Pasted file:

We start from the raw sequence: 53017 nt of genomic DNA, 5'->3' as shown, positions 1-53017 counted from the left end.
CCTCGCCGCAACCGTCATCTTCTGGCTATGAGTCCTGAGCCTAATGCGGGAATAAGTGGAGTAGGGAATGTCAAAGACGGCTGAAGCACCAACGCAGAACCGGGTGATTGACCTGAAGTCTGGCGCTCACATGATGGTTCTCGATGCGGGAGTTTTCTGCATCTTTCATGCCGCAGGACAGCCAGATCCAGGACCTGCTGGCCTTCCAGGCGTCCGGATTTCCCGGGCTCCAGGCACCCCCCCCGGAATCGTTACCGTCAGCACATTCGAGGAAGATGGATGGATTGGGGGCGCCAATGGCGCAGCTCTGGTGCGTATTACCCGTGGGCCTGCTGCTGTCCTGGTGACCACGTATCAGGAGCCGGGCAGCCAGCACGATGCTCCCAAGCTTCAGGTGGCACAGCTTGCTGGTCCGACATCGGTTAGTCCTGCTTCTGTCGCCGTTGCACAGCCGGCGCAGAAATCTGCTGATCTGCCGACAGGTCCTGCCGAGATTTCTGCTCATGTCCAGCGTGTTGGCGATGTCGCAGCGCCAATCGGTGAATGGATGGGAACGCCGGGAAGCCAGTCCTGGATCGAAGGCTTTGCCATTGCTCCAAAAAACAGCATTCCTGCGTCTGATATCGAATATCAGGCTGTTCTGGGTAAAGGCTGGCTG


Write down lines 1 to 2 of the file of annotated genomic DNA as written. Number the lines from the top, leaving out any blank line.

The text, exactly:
We start from the raw sequence: 53017 nt of genomic DNA, 5'->3' as shown, positions 1-53017 counted from the left end.
CCTCGCCGCAACCGTCATCTTCTGGCTATGAGTCCTGAGCCTAATGCGGGAATAAGTGGAGTAGGGAATGTCAAAGACGGCTGAAGCACCAACGCAGAACCGGGTGATTGACCTGAAGTCTGGCGCTCACATGATGGTTCTCGATGCGGGAGTTTTCTGCATCTTTCATGCCGCAGGACAGCCAGATCCAGGACCTGCTGGCCTTCCAGGCGTCCGGATTTCCCGGGCTCCAGGCACCCCCCCCGGAATCGTTACCGTCAGCACATTCGAGGAAGATGGATGGATTGGGGGCGCCAATGGCGCAGCTCTGGTGCGTATTACCCGTGGGCCTGCTGCTGTCCTGGTGACCACGTATCAGGAGCCGGGCAGCCAGCACGATGCTCCCAAGCTTCAGGTGGCACAGCTTGCTGGTCCGACATCGGTTAGTCCTGCTTCTGTCGCCGTTGCACAGCCGGCGCAGAAATCTGCTGATCTGCCGACAGGTCCTGCCGAGATTTCTGCTCATGTCCAGCGTGTTGGCGATGTCGCAGCGCCAATCGGTGAATGGATGGGAACGCCGGGAAGCCAGTCCTGGATCGAAGGCTTTGCCATTGCTCCAAAAAACAGCATTCCTGCGTCTGATATCGAATATCAGGCTGTTCTGGGTAAAGGCTGGCTG